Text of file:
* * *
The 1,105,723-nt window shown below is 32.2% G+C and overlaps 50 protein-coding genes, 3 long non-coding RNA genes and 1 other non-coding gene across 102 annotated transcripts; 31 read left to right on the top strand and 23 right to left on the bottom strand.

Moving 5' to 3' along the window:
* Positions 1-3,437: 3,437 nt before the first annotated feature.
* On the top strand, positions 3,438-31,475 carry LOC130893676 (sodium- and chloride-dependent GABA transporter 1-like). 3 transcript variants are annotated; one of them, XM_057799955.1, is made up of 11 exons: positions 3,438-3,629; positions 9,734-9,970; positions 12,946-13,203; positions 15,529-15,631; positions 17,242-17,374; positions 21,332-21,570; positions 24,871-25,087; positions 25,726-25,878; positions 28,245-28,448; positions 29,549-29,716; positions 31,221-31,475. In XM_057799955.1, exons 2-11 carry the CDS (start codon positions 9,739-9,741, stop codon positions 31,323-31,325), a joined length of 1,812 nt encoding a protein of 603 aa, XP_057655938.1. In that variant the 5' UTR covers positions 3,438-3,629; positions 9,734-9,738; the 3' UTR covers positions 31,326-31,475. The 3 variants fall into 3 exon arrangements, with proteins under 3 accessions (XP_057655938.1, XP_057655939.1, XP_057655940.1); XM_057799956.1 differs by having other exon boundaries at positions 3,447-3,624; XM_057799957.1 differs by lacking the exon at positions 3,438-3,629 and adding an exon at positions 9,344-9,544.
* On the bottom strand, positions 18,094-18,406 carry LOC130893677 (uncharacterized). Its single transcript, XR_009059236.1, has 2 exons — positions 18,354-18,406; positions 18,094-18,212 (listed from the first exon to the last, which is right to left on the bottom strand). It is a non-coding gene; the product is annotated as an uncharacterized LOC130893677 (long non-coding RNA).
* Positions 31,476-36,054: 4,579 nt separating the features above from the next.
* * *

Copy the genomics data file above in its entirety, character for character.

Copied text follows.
The 1,105,723-nt window shown below is 32.2% G+C and overlaps 50 protein-coding genes, 3 long non-coding RNA genes and 1 other non-coding gene across 102 annotated transcripts; 31 read left to right on the top strand and 23 right to left on the bottom strand.

Moving 5' to 3' along the window:
* Positions 1-3,437: 3,437 nt before the first annotated feature.
* On the top strand, positions 3,438-31,475 carry LOC130893676 (sodium- and chloride-dependent GABA transporter 1-like). 3 transcript variants are annotated; one of them, XM_057799955.1, is made up of 11 exons: positions 3,438-3,629; positions 9,734-9,970; positions 12,946-13,203; positions 15,529-15,631; positions 17,242-17,374; positions 21,332-21,570; positions 24,871-25,087; positions 25,726-25,878; positions 28,245-28,448; positions 29,549-29,716; positions 31,221-31,475. In XM_057799955.1, exons 2-11 carry the CDS (start codon positions 9,739-9,741, stop codon positions 31,323-31,325), a joined length of 1,812 nt encoding a protein of 603 aa, XP_057655938.1. In that variant the 5' UTR covers positions 3,438-3,629; positions 9,734-9,738; the 3' UTR covers positions 31,326-31,475. The 3 variants fall into 3 exon arrangements, with proteins under 3 accessions (XP_057655938.1, XP_057655939.1, XP_057655940.1); XM_057799956.1 differs by having other exon boundaries at positions 3,447-3,624; XM_057799957.1 differs by lacking the exon at positions 3,438-3,629 and adding an exon at positions 9,344-9,544.
* On the bottom strand, positions 18,094-18,406 carry LOC130893677 (uncharacterized). Its single transcript, XR_009059236.1, has 2 exons — positions 18,354-18,406; positions 18,094-18,212 (listed from the first exon to the last, which is right to left on the bottom strand). It is a non-coding gene; the product is annotated as an uncharacterized LOC130893677 (long non-coding RNA).
* Positions 31,476-36,054: 4,579 nt separating the features above from the next.